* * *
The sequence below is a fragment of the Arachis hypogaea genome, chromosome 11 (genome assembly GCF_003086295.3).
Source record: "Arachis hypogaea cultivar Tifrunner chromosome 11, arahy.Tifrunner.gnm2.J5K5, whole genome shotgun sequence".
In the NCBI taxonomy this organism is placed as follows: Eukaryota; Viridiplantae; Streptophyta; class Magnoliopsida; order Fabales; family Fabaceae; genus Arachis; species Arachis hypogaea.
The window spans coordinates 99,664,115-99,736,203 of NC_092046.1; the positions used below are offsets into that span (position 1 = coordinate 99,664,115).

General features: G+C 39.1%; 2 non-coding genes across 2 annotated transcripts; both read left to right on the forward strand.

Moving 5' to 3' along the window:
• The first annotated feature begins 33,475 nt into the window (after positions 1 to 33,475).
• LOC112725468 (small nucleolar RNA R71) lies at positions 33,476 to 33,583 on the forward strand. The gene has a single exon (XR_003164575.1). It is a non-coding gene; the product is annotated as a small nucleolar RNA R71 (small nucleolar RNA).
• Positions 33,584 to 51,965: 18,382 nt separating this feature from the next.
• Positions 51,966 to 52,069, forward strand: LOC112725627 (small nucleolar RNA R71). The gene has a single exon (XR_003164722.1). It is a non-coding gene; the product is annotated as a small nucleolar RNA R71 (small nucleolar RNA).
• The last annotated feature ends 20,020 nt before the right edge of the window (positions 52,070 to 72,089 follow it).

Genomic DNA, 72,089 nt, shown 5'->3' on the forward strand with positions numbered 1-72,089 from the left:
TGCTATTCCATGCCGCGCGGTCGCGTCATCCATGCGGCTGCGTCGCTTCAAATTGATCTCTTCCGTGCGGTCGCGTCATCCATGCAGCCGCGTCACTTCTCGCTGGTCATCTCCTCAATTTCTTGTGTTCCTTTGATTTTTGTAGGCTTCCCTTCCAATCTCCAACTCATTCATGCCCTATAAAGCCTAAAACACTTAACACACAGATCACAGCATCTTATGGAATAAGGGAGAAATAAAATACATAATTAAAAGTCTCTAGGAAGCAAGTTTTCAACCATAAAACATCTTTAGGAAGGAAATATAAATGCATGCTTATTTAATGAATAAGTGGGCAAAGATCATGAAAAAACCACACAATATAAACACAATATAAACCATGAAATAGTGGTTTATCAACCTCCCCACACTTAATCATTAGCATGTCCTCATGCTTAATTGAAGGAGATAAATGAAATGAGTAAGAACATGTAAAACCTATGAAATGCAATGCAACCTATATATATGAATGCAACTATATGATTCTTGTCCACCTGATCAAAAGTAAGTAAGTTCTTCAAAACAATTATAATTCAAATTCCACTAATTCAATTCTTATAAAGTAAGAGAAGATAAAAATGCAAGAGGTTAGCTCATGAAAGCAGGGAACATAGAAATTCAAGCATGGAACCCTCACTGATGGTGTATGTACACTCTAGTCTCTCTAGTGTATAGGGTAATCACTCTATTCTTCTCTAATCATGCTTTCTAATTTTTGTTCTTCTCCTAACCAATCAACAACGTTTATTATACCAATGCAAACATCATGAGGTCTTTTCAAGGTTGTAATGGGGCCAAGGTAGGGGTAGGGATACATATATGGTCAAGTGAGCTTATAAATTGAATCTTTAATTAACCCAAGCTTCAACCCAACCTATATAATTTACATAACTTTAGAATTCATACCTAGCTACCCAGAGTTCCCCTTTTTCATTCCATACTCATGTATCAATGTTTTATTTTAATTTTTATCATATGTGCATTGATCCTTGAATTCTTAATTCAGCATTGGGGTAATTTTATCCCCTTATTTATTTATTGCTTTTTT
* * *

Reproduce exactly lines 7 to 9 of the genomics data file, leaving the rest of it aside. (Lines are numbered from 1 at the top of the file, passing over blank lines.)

• The first annotated feature begins 33,475 nt into the window (after positions 1 to 33,475).
• LOC112725468 (small nucleolar RNA R71) lies at positions 33,476 to 33,583 on the forward strand. The gene has a single exon (XR_003164575.1). It is a non-coding gene; the product is annotated as a small nucleolar RNA R71 (small nucleolar RNA).
• Positions 33,584 to 51,965: 18,382 nt separating this feature from the next.